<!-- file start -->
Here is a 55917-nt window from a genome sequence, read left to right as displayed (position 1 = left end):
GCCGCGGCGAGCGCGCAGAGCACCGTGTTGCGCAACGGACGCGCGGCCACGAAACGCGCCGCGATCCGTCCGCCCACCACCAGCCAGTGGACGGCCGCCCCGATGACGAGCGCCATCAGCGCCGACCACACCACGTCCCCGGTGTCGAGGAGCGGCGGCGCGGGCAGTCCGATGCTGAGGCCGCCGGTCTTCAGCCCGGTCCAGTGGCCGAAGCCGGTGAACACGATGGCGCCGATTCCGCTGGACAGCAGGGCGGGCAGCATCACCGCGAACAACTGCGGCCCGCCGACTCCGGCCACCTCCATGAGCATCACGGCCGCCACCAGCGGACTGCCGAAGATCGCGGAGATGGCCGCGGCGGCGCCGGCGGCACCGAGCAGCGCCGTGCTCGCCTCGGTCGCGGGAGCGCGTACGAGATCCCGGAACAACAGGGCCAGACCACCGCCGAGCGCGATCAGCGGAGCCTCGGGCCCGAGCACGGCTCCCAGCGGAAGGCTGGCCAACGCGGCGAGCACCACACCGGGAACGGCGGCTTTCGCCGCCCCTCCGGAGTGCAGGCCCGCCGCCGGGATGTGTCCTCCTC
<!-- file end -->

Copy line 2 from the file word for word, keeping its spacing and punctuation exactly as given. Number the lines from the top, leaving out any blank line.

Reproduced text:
GCCGCGGCGAGCGCGCAGAGCACCGTGTTGCGCAACGGACGCGCGGCCACGAAACGCGCCGCGATCCGTCCGCCCACCACCAGCCAGTGGACGGCCGCCCCGATGACGAGCGCCATCAGCGCCGACCACACCACGTCCCCGGTGTCGAGGAGCGGCGGCGCGGGCAGTCCGATGCTGAGGCCGCCGGTCTTCAGCCCGGTCCAGTGGCCGAAGCCGGTGAACACGATGGCGCCGATTCCGCTGGACAGCAGGGCGGGCAGCATCACCGCGAACAACTGCGGCCCGCCGACTCCGGCCACCTCCATGAGCATCACGGCCGCCACCAGCGGACTGCCGAAGATCGCGGAGATGGCCGCGGCGGCGCCGGCGGCACCGAGCAGCGCCGTGCTCGCCTCGGTCGCGGGAGCGCGTACGAGATCCCGGAACAACAGGGCCAGACCACCGCCGAGCGCGATCAGCGGAGCCTCGGGCCCGAGCACGGCTCCCAGCGGAAGGCTGGCCAACGCGGCGAGCACCACACCGGGAACGGCGGCTTTCGCCGCCCCTCCGGAGTGCAGGCCCGCCGCCGGGATGTGTCCTCCTC